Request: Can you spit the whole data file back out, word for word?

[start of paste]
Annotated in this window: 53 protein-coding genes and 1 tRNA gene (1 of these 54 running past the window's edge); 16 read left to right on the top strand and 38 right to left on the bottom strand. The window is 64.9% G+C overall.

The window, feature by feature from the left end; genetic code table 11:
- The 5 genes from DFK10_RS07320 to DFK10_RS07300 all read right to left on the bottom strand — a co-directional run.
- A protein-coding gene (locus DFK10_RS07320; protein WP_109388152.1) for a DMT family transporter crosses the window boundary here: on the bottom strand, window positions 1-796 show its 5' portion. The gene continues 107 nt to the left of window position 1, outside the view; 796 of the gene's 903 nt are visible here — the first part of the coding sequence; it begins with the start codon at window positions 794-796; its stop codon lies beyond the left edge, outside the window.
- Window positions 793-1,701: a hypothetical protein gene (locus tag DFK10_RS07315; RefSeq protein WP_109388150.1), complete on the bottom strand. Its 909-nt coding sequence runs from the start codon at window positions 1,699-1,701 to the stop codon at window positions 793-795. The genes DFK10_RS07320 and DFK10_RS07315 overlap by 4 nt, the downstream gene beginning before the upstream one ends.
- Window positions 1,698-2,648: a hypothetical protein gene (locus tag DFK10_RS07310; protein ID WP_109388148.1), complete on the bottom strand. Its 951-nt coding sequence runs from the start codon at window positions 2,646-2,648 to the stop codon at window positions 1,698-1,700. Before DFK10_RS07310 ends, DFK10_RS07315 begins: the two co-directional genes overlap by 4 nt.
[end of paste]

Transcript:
Annotated in this window: 53 protein-coding genes and 1 tRNA gene (1 of these 54 running past the window's edge); 16 read left to right on the top strand and 38 right to left on the bottom strand. The window is 64.9% G+C overall.

The window, feature by feature from the left end; genetic code table 11:
- The 5 genes from DFK10_RS07320 to DFK10_RS07300 all read right to left on the bottom strand — a co-directional run.
- A protein-coding gene (locus DFK10_RS07320; protein WP_109388152.1) for a DMT family transporter crosses the window boundary here: on the bottom strand, window positions 1-796 show its 5' portion. The gene continues 107 nt to the left of window position 1, outside the view; 796 of the gene's 903 nt are visible here — the first part of the coding sequence; it begins with the start codon at window positions 794-796; its stop codon lies beyond the left edge, outside the window.
- Window positions 793-1,701: a hypothetical protein gene (locus tag DFK10_RS07315; RefSeq protein WP_109388150.1), complete on the bottom strand. Its 909-nt coding sequence runs from the start codon at window positions 1,699-1,701 to the stop codon at window positions 793-795. The genes DFK10_RS07320 and DFK10_RS07315 overlap by 4 nt, the downstream gene beginning before the upstream one ends.
- Window positions 1,698-2,648: a hypothetical protein gene (locus tag DFK10_RS07310; protein ID WP_109388148.1), complete on the bottom strand. Its 951-nt coding sequence runs from the start codon at window positions 2,646-2,648 to the stop codon at window positions 1,698-1,700. Before DFK10_RS07310 ends, DFK10_RS07315 begins: the two co-directional genes overlap by 4 nt.